In Arabic the word “abd”, which literally means “slave”, is commonly used. In the Islamic tradition for example, the name Abd-Allah, meaning “The slave of Allah or God”, is positive and almost as common as John or James. However, the African slave trade was an integral part of Arab and Islamic history. For this reason the word “abd” in modern times continued to be used as a derogatory term describing anyone with darker skin pigmentation. Few years ago, I began working at a restaurant owned and operated by a group of Arab nationals. While working I began hearing my co-workers using words like “abd” when referring to African American customers, particularly during lunch hours when both customers and servers are frustrated and exhausted. “Why do you call them that?” I asked one of my coworkers. He did not have an answer for me. He was silenced not because he forgot the new black girl speaks Arabic but because he didn’t even know why he used the word; it was just a socialized response, a failure due to improper education. My point is that hatred, stereotyping, discrimination etc., are not innate behaviors but are acts of ignorance. The racial slurs painted on the free expression tunnel express the thoughts, beliefs and ideas of our diverse college campus. This issue does not only concern African Americans. It reflects the failure of proper communication resulting in the sort of confusion and anxiety among our community’s diverse groups. Reacting to such incidents by restraining the freedom of student’s to express their thoughts will only allow such hatred to fester into a more dangerous kind of xenophobia. Also, to make a great deal about a word that took me more than thirty minute to find on the photo only gives voice to the perverse mentality of those who wish nothing more than to spread the contagion of fear and hate. I do not agree with this sort of hateful and hurtful behavior. Everyone has the right to be outraged but is rage the solution? Let us not divert our focus and deplete our energy only to satisfy the aggressors. Our community has greater issues to tackle. Let us use incidents like this one as a source of strength and a reminder that the fight is not over. So, the next time you walk through the free expression tunnel and you see the word “nigger” written, don’t erase it but write back. Perhaps an excerpt from “How It Feels to be a Colored Me” by Nora Zeal Hurtson,

“I was now a little colored girl…but I am not tragically colored. There is no great sorrow dammed up in my soul, nor lurking behind my eyes. I do not mind at all. I do not belong to the sobbing school of Negrohood who hold that nature somehow has given them a lowdown dirty deal and whose feelings are all hurt about it. Even in the helter-skelter skirmish that is my life, I have seen that the world is to the strong regardless of a little pigmentation more or less. No, I do not weep at the world–I am too busy sharpening my oyster knife.  Someone is always at my elbow reminding me that I am the granddaughter of slaves. It fails to register depression with me. Slavery is sixty years in the past. The operation was successful and the patient is doing well, thank you. The terrible struggle that made me an American out of a potential slave said “On the line!” The Reconstruction said “Get set!”; and the generation before said “Go!” I am off to a flying start and I must not halt in the stretch to look behind and weep.”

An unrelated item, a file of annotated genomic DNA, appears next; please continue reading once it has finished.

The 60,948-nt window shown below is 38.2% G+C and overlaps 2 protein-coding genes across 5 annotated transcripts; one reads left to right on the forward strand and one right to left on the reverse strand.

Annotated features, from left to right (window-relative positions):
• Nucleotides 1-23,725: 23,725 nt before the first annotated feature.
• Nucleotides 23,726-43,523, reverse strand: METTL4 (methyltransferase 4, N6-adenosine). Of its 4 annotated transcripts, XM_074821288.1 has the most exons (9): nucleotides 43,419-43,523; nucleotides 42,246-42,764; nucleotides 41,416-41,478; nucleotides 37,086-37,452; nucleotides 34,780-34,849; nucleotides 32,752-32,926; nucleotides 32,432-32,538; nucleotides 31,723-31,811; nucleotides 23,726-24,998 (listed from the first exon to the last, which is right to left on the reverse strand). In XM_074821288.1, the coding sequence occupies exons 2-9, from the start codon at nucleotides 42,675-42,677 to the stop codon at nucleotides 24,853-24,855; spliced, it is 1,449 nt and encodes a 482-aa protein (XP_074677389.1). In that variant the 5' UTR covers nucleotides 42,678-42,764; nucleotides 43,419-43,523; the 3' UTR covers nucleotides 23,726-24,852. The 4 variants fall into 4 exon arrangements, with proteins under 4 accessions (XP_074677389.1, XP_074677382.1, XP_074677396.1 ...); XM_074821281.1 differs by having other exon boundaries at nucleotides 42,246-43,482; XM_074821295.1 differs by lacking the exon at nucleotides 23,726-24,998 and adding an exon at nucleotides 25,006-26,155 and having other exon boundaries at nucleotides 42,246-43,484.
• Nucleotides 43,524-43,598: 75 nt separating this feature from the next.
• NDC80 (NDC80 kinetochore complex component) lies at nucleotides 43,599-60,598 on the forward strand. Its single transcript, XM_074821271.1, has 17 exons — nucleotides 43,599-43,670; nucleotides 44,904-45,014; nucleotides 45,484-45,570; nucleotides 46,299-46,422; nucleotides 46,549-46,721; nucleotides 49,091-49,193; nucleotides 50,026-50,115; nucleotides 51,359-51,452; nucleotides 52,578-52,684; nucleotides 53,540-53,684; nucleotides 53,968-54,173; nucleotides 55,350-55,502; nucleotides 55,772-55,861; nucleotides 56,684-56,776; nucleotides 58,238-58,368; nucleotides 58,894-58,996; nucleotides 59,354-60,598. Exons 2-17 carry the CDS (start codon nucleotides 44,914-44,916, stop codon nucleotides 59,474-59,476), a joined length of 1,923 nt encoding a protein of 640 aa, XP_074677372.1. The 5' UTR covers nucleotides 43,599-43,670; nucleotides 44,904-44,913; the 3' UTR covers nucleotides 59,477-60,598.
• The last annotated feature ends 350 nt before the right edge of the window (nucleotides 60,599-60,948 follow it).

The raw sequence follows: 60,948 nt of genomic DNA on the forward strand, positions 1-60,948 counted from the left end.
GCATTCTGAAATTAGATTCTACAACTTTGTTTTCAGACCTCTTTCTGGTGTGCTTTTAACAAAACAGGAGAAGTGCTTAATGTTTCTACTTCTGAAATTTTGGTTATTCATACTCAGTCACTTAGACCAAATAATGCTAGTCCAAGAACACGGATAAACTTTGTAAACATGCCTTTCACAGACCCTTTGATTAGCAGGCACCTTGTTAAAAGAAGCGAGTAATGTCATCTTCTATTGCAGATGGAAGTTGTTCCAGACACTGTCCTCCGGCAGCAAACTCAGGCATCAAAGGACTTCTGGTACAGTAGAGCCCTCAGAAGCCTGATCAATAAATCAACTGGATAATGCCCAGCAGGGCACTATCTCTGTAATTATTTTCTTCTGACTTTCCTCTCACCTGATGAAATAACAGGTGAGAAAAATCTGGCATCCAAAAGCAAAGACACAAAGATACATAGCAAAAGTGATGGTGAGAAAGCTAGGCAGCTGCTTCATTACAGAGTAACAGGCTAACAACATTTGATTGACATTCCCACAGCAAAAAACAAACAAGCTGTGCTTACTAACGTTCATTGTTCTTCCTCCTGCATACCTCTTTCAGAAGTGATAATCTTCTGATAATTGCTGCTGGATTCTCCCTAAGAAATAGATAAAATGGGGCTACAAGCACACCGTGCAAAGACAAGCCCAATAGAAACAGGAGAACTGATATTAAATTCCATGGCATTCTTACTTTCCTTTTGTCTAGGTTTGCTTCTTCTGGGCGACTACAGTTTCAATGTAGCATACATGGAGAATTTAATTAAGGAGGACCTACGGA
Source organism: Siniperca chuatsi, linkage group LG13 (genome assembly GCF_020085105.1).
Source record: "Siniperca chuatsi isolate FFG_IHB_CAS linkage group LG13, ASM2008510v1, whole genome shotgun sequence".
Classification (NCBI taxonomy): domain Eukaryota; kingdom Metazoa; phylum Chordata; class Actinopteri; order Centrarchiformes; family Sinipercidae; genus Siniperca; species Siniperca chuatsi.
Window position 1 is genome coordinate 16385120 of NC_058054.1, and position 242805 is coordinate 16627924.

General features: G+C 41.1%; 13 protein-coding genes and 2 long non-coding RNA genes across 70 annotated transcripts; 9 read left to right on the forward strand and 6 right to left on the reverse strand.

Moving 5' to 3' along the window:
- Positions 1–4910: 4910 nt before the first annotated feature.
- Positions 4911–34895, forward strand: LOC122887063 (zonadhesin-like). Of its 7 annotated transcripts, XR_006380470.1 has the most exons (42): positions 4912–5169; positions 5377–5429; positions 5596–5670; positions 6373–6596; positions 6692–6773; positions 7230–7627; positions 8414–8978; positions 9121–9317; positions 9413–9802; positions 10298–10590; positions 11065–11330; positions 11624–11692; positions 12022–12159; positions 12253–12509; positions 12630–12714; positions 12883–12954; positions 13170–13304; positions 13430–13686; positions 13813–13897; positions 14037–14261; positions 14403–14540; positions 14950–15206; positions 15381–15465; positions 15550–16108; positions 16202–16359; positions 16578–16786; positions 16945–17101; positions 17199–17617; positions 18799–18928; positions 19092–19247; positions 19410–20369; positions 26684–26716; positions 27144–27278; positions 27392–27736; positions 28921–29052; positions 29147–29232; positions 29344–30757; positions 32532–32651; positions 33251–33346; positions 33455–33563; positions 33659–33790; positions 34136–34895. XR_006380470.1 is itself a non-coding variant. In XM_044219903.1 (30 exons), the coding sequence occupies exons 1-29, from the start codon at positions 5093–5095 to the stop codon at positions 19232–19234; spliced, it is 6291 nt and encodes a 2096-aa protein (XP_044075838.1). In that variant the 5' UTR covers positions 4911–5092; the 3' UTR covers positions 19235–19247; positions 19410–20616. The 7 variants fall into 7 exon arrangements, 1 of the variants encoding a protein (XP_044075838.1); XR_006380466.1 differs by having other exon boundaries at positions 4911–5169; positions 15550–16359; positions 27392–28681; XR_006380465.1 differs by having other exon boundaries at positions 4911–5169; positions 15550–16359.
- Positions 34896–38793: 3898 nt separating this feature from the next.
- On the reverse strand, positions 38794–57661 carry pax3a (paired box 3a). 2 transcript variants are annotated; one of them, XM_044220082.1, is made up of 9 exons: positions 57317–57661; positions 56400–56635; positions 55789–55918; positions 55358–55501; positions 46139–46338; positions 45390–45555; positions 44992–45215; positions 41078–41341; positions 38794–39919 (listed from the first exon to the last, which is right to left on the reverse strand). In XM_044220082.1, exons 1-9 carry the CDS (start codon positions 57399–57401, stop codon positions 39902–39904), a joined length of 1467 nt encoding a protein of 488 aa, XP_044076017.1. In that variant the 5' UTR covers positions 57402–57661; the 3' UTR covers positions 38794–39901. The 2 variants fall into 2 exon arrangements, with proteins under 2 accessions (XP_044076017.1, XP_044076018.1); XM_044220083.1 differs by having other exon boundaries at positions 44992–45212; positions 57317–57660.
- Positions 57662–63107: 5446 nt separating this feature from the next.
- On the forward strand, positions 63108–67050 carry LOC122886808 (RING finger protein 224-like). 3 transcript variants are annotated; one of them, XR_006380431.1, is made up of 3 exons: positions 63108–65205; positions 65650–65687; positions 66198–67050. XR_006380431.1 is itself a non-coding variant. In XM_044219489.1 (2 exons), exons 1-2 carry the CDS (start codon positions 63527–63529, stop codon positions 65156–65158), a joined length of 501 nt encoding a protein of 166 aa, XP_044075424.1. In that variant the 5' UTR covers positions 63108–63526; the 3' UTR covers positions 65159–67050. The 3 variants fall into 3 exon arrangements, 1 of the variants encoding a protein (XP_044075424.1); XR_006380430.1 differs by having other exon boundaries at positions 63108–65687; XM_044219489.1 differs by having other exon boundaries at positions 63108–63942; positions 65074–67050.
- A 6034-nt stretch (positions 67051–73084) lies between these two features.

*****On July 8th, 2011 NC State Parents and Family Services received a letter from a concerned family who were upset to find a racial slur in The Brick, which is a publication that introduces university traditions to incoming students. On pg 42 of the publication a photo of the Free Expression tunnel contained the N-Word as well as other offensive messages. The tunnel which gives students the opportunity to write whatever they feel has become the center of controversy for the past couple of years due to hate speech which has been found in the tunnel on several occasions which commonly target minority groups on campus. Immediately after campus officials were notified of the situation, they met in a closed meeting to discuss possible options to remedy the situation. Later that afternoon, they invited students to join the discussion. New Student Orientation made the decision to pull copies of the publication.  On July 11th, after several meetings New Student Orientation agreed to continue distributing the publication as long as  Student Media made alterations to the page by placing a sticker over the offensive word. Many students had differing opinions on the situation. In the July 14th edition of the Technician, photo editor Brent Kitchen wrote a response to situation entitled “Dear Black Community, Embrace the Hate” which received numerous feedback from students. Brent Kitchen stated that the black community should learn to embrace all aspects of freedom of expression, even speech targeted towards them and that they should use that as a teaching experience. He also stated that hate speech was not the true issue, nor the real danger. However, a couple of students have differing opinions on this subject and have submitted a response to The Brick controversy, as well as the editorial written by Mr. Kitchen in the Technician.*****  – Nubian Message